Vegetable proteins to replace eggs and a combination of gums and citrus fibre are just two options for low-fat vegetable-based mayonnaise formulations, according to recent research.
Mayonnaise is an oil-in-water emulsion, stabilised by protein – traditionally egg proteins. The oil content of traditional mayonnaise is over 65 per cent, leading to the product being regarded as a high-fat food.
Combining xanthan gum, guar gum and citrus fibre may replace 50 per cent of the fat in mayonnaise formulations, according to new research made in Taiwan and published in the Journal of the Science of Food and Agriculture.
When consumers were asked to compare the low-fat mayo with a control product no differences were observed, said the scientists led by Ruo-Syuan Ho from Toko University.
The ingredient combination could also be extended to other low-fat formulations, they added, including salad dressings.
Researchers from NIZO Food Research in the Netherlands took a different approach and looked at replacing the egg protein with vegetable protein to produce a vegetable-based mayonnaise. Replacing egg protein with vegetable protein is desirable for several reasons, including cost, health, and sustainability, according to the Dutch contract research company.
In order to provide vegetable-based options, NIZO scientists have reportedly developed a recipe for making vegetable-based mayonnaise that is also indiscernible from traditional egg mayonnaise. They started off by developing a database listing the functionalities of vegetable proteins from a wide range of sources, which provides information on properties such as solubility, emulsifying capacity, acid stability, and gel strength.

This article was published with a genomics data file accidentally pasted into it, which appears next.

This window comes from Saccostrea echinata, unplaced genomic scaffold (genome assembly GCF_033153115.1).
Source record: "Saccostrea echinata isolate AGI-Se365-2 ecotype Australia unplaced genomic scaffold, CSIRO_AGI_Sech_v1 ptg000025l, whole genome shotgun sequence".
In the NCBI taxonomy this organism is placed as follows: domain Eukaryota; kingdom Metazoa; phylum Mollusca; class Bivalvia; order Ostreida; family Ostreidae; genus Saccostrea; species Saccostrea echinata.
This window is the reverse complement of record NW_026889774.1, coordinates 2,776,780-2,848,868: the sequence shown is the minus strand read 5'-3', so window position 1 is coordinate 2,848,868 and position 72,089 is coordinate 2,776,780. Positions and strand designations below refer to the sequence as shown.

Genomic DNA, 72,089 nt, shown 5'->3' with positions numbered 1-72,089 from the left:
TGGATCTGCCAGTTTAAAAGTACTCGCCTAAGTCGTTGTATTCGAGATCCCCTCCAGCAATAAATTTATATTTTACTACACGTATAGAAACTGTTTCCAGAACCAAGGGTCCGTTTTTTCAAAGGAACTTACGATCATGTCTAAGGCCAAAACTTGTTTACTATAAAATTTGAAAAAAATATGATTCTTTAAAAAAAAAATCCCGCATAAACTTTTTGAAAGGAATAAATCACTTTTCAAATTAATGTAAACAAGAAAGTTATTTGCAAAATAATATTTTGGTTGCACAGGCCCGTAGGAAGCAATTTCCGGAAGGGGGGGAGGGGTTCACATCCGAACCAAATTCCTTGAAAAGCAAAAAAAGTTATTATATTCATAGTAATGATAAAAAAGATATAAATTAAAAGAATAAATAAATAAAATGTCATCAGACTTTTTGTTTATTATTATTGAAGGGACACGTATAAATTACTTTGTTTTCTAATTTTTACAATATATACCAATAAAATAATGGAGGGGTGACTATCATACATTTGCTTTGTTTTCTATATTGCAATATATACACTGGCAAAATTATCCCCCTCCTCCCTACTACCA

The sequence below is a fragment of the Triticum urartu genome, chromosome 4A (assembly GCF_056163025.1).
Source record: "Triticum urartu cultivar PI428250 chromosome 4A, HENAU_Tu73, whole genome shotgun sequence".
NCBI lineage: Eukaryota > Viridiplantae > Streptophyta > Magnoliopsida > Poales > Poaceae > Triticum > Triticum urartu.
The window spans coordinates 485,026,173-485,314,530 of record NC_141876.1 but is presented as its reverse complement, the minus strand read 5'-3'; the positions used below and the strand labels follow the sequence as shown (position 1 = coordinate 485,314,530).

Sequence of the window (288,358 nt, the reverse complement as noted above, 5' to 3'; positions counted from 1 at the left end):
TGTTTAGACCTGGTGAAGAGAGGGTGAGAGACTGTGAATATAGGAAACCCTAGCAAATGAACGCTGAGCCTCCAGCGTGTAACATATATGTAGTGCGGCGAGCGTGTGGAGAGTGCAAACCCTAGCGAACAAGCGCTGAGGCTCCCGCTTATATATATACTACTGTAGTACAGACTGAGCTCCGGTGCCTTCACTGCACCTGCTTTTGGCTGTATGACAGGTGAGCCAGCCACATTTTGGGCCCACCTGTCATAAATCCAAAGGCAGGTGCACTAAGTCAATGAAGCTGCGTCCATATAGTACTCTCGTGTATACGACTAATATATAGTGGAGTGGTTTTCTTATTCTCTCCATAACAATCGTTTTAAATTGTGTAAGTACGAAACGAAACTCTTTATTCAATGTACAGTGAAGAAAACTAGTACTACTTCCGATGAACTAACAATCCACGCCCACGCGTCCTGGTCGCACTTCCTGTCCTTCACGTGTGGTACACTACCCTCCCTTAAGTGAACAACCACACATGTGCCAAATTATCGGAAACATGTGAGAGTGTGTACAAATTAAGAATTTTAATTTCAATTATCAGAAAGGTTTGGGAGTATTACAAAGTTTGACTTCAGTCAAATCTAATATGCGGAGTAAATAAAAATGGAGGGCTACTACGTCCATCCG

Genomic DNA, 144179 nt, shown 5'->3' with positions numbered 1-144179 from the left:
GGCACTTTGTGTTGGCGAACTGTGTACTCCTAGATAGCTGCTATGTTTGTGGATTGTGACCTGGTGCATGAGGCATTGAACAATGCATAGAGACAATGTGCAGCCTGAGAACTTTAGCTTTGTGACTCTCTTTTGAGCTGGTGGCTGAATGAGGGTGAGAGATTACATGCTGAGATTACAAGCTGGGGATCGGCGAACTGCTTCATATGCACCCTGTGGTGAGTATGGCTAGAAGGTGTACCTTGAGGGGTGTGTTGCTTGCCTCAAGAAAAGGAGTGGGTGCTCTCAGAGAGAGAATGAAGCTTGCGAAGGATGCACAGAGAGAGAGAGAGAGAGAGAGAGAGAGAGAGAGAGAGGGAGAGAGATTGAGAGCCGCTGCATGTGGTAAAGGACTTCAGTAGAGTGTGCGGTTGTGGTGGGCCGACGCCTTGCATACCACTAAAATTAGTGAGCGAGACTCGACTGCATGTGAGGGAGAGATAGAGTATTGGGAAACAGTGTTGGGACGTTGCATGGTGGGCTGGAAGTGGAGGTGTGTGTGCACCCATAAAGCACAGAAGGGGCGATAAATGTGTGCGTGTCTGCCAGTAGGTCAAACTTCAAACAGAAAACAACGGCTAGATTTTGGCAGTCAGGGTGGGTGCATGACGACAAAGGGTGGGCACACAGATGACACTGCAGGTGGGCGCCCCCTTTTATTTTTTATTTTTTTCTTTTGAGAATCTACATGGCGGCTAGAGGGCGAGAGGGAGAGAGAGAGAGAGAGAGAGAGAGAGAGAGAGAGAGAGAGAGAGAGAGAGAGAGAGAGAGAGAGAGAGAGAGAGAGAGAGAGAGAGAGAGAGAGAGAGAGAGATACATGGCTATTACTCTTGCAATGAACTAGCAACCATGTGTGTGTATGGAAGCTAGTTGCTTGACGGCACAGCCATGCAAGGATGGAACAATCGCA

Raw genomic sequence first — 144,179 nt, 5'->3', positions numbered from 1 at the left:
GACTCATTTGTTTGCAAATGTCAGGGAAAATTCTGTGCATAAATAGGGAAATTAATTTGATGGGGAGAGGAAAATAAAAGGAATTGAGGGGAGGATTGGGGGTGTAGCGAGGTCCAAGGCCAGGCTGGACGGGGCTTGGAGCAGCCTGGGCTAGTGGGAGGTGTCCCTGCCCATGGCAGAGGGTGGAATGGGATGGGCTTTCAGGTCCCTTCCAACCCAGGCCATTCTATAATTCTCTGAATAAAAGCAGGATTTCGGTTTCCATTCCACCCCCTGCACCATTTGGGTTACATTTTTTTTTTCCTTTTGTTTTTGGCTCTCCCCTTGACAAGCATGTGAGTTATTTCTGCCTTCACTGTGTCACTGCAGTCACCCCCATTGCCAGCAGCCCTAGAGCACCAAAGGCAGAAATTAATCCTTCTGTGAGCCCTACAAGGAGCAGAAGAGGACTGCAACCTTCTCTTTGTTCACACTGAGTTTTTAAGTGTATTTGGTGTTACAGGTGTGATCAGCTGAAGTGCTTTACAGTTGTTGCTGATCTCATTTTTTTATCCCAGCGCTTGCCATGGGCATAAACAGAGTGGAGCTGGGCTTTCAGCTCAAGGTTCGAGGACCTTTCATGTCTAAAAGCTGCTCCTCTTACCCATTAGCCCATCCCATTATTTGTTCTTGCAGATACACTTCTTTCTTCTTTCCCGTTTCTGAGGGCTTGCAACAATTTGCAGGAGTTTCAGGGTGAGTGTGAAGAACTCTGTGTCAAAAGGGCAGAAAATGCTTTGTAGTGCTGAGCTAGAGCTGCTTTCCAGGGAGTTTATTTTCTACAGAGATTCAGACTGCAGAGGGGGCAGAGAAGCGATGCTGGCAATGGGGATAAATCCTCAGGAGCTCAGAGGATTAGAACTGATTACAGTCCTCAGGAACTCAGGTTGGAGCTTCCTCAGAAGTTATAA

“This knowledge enabled rapid selection of a few key vegetable protein preparations for testing in mayonnaise,” said project leader Stacy Pyett. And two vegetable proteins were found to be capable of yielding shelf-stable fully vegetable-based mayonnaises.
Tweaking of the formulation to counter the higher astringency and roughness of the vegetable-based mayonnaises led to the production of an improved protein preparation was developed, they said. Mayonnaises prepared from the improved protein preparation were rated similarly to traditional egg mayonnaises, with a clean taste and smooth mouthfeel, said the company.
“Applying the vegetable protein database allowed us to formulate an excellent product in a short time,” says Pyett. “We are excited to apply this knowledge to other product categories.”
Source: Journal of the Science of Food and Agriculture
Published online ahead of print, doi: 10.1002/jsfa.3888
“Development of low-fat mayonnaise containing polysaccharide gums as functional ingredients”
Authros: H.-P. Su, C.-P. Lien, T.-A. Lee, R.-S. Ho